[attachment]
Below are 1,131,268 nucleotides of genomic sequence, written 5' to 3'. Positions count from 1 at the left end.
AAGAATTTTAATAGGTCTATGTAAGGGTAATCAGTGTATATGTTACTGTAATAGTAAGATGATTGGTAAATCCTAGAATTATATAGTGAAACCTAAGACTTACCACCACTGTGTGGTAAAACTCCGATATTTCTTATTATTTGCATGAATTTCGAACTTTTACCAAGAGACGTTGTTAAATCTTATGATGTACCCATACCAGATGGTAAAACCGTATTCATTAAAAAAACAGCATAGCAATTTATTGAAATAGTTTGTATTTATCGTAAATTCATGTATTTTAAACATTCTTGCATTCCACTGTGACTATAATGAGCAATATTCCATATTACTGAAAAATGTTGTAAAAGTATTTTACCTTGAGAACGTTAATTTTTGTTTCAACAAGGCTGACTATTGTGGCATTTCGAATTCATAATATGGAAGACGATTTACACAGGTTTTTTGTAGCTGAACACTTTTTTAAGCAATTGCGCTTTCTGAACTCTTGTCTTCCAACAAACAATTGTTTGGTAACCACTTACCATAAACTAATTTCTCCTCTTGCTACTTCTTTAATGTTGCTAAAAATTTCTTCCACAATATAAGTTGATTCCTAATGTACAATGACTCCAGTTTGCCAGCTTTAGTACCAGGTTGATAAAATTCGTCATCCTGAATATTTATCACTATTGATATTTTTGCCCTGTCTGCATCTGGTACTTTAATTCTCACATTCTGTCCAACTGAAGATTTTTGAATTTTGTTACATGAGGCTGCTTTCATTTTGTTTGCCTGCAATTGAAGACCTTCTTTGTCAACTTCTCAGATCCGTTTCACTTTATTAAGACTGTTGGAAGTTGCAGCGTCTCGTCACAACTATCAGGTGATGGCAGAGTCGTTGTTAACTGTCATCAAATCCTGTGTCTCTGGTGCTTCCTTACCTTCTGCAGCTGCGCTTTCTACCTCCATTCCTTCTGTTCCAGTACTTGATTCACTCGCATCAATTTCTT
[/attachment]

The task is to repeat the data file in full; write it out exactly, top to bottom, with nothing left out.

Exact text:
Below are 1,131,268 nucleotides of genomic sequence, written 5' to 3'. Positions count from 1 at the left end.
AAGAATTTTAATAGGTCTATGTAAGGGTAATCAGTGTATATGTTACTGTAATAGTAAGATGATTGGTAAATCCTAGAATTATATAGTGAAACCTAAGACTTACCACCACTGTGTGGTAAAACTCCGATATTTCTTATTATTTGCATGAATTTCGAACTTTTACCAAGAGACGTTGTTAAATCTTATGATGTACCCATACCAGATGGTAAAACCGTATTCATTAAAAAAACAGCATAGCAATTTATTGAAATAGTTTGTATTTATCGTAAATTCATGTATTTTAAACATTCTTGCATTCCACTGTGACTATAATGAGCAATATTCCATATTACTGAAAAATGTTGTAAAAGTATTTTACCTTGAGAACGTTAATTTTTGTTTCAACAAGGCTGACTATTGTGGCATTTCGAATTCATAATATGGAAGACGATTTACACAGGTTTTTTGTAGCTGAACACTTTTTTAAGCAATTGCGCTTTCTGAACTCTTGTCTTCCAACAAACAATTGTTTGGTAACCACTTACCATAAACTAATTTCTCCTCTTGCTACTTCTTTAATGTTGCTAAAAATTTCTTCCACAATATAAGTTGATTCCTAATGTACAATGACTCCAGTTTGCCAGCTTTAGTACCAGGTTGATAAAATTCGTCATCCTGAATATTTATCACTATTGATATTTTTGCCCTGTCTGCATCTGGTACTTTAATTCTCACATTCTGTCCAACTGAAGATTTTTGAATTTTGTTACATGAGGCTGCTTTCATTTTGTTTGCCTGCAATTGAAGACCTTCTTTGTCAACTTCTCAGATCCGTTTCACTTTATTAAGACTGTTGGAAGTTGCAGCGTCTCGTCACAACTATCAGGTGATGGCAGAGTCGTTGTTAACTGTCATCAAATCCTGTGTCTCTGGTGCTTCCTTACCTTCTGCAGCTGCGCTTTCTACCTCCATTCCTTCTGTTCCAGTACTTGATTCACTCGCATCAATTTCTT